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    Since ancient times, gardens have been a special place of inspiration for both artistic creativity and study of nature. In sixteenth-century Europe, the garden evolved into a playing field for direct experimentation. Nature was... more
    Since ancient times, gardens have been a special place of inspiration for both artistic creativity and study of nature. In sixteenth-century Europe, the garden evolved into a playing field for direct experimentation. Nature was experienced as a source of delight but also viewed as an object of study by amateurs and natural philosophers. This ambivalence incited the development of new and original art forms, in which naturalistic representation acquired an epistemological function, and became as such an integral part of the scientific process. Thus, the distinction between art and science, subtle as it was in the Renaissance, tended to fade away completely in gardens. Artists used the emerging botanical or zoological gardens to the benefit of their own training, and the images of flora and fauna they created for educated collectors or botanical treatises were appreciated for their aesthetic qualities as well as for their natu-ralism. The fashion for rustic grottoes mirrored artistically the ongoing heated debate over the formation of matter; and fountains , displays and waterworks in their turn sparked the study of hydraulics. The essays collected in this volume show the state of the art in regards to this topic and explore the dialectic of the interrelationship between the study of nature and the design of gardens.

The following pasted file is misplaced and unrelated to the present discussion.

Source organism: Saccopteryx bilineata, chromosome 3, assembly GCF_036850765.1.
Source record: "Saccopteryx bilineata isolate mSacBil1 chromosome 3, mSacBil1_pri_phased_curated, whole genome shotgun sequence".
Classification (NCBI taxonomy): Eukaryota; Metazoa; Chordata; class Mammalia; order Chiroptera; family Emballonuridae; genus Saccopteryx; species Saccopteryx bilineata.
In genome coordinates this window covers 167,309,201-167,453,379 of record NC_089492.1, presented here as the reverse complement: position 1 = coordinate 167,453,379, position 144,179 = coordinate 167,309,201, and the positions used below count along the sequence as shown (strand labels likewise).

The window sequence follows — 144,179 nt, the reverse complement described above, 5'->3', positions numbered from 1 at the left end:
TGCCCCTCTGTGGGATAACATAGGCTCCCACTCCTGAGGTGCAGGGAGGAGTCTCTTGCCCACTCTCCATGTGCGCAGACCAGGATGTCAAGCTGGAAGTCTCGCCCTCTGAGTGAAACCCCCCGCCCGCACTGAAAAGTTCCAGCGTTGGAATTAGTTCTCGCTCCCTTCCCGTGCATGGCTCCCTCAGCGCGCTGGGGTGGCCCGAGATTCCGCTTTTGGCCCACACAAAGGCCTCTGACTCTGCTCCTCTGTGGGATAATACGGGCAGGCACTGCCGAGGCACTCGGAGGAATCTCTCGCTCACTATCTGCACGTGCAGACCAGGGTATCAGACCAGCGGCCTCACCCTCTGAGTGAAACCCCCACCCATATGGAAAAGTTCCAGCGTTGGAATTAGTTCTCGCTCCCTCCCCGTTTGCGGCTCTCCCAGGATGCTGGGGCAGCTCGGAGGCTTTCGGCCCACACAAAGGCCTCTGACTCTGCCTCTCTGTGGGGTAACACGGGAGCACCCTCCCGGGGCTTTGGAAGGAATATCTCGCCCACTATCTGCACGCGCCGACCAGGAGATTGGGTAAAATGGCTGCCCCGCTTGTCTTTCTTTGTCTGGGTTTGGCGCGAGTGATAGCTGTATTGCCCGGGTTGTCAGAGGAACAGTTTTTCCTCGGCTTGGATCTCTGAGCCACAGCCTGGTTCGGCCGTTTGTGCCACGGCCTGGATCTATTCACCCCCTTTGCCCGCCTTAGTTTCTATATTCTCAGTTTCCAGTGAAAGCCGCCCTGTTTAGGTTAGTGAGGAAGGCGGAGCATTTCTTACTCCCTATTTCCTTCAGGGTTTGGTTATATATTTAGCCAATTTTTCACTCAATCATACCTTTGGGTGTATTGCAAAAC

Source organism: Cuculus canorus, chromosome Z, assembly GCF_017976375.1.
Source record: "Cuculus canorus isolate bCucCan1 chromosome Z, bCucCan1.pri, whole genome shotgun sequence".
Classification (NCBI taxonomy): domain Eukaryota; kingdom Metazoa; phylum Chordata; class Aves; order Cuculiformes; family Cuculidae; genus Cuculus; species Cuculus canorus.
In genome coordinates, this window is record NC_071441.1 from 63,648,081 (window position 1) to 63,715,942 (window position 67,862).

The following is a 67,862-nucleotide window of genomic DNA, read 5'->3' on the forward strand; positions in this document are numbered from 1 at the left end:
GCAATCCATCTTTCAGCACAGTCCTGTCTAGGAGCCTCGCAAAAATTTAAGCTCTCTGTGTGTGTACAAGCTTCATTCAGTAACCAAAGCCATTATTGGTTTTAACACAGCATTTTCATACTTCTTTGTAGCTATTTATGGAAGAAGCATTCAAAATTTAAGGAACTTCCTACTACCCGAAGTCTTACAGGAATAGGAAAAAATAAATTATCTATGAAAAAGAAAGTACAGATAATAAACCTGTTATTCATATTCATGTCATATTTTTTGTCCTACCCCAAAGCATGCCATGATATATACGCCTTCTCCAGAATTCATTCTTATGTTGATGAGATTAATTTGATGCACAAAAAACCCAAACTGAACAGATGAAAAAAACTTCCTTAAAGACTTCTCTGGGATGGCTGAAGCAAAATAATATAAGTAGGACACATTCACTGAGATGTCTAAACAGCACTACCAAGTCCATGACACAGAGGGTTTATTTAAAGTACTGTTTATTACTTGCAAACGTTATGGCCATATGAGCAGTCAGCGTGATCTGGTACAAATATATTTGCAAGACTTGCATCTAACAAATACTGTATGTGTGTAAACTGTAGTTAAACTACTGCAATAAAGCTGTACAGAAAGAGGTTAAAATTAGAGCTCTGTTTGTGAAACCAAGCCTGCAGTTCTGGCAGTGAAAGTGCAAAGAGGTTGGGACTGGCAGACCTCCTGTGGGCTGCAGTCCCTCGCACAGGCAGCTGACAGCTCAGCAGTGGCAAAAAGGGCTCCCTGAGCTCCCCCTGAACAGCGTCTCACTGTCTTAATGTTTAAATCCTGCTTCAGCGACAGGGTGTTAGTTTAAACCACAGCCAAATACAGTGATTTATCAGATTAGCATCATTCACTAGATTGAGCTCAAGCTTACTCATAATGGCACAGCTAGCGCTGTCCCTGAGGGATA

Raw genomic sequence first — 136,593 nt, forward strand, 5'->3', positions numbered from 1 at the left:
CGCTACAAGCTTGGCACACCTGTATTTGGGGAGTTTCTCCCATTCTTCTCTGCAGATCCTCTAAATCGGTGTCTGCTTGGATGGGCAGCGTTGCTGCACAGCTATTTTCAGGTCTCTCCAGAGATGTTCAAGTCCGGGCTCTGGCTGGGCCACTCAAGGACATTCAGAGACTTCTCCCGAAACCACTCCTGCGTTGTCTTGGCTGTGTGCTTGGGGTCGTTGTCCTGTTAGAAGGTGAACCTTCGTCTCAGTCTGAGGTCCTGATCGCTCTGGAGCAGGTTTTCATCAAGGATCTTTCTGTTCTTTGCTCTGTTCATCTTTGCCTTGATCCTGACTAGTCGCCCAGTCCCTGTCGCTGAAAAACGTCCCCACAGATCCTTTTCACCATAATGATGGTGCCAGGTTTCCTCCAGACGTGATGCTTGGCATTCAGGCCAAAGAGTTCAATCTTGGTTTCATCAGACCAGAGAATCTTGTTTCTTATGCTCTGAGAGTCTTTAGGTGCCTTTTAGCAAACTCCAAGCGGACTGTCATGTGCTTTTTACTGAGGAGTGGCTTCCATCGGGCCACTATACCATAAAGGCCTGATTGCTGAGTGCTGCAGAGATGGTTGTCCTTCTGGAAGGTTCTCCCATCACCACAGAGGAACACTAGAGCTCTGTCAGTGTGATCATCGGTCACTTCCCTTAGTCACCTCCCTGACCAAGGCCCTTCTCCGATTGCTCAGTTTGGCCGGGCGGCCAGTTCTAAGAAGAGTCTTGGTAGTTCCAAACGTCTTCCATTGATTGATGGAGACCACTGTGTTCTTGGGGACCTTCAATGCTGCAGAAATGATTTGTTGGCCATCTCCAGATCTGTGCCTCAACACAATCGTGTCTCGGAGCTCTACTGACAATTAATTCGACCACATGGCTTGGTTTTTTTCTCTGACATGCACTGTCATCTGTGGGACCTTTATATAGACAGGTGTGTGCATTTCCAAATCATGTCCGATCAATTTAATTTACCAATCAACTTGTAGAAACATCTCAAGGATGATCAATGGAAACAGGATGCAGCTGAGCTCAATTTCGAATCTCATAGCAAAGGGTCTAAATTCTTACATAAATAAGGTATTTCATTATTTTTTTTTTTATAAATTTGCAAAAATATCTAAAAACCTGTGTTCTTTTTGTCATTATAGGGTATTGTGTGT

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    A discussion among three outstanding experts on the work of Leonardo da Vinci: Mark Rosheim is a mechanical engineer and author of Leonardo’s Lost Robots (2006). Carlo Pedretti, Professor Emeritus of Art History at UCLA, is the world’s... more
    A discussion among three outstanding experts on the work of Leonardo da Vinci: Mark Rosheim is a mechanical engineer and author of Leonardo’s Lost Robots (2006). Carlo Pedretti, Professor Emeritus of Art History at UCLA, is the world’s leading Leonardo scholar. Sara Taglialagamba is currently a postdoctoral fellow at the Sorbonne and the Center for Medieval and Renaissance Studies at UCLA.
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    Pannelli:
    Leonardo Vita & Opere,
    I Leonardeschi,
    Leonardo’s Deluge (1989)
    Pannelli: Il Trasimeno e le Chiane nei sogni dell’ingegnere idraulico, Moti dell’Aria e dell’Acqua, Acqua, principio di Vita e di Morte, Leonardo e il volo sul Trasimeno, Leonardo e il Perugino sulle rive del Trasimeno; La... more
    Pannelli:
    Il Trasimeno e le Chiane nei sogni dell’ingegnere idraulico,
    Moti dell’Aria e dell’Acqua, Acqua, principio di Vita e di Morte, Leonardo e il volo sul Trasimeno,
    Leonardo e il Perugino sulle rive del Trasimeno;
    La rappresentazione cartografica del paesaggio toscano, La terra di Arezzo,
    La Toscana nei progetti idrografici di deviazione dell’Arno; Leonardo e la cupola di Santa Maria delle Grazie al Calcinaio, Francesco di Giorgio e Leonardo un’architettura condivisa, Leonardo e Domenico Bernabei: dalle Chianne a Chambord a Parigi.
    Diretto da: Mark Whitney Storico dell’arte: Carlo Pedretti Voce narrante: Anjelica Huston Prodotto da: Mark Whitney, con Benjamin Johnson come produttore esecutivo Programma: The Program for Art on Film. A joint venture of The... more
    Diretto da: Mark Whitney Storico dell’arte: Carlo Pedretti Voce narrante: Anjelica Huston Prodotto da: Mark Whitney, con Benjamin Johnson come produttore esecutivo Programma: The Program for Art on Film. A joint venture of The Metropolitan Museum of Art and The J. Paul Getty Trust © 1989
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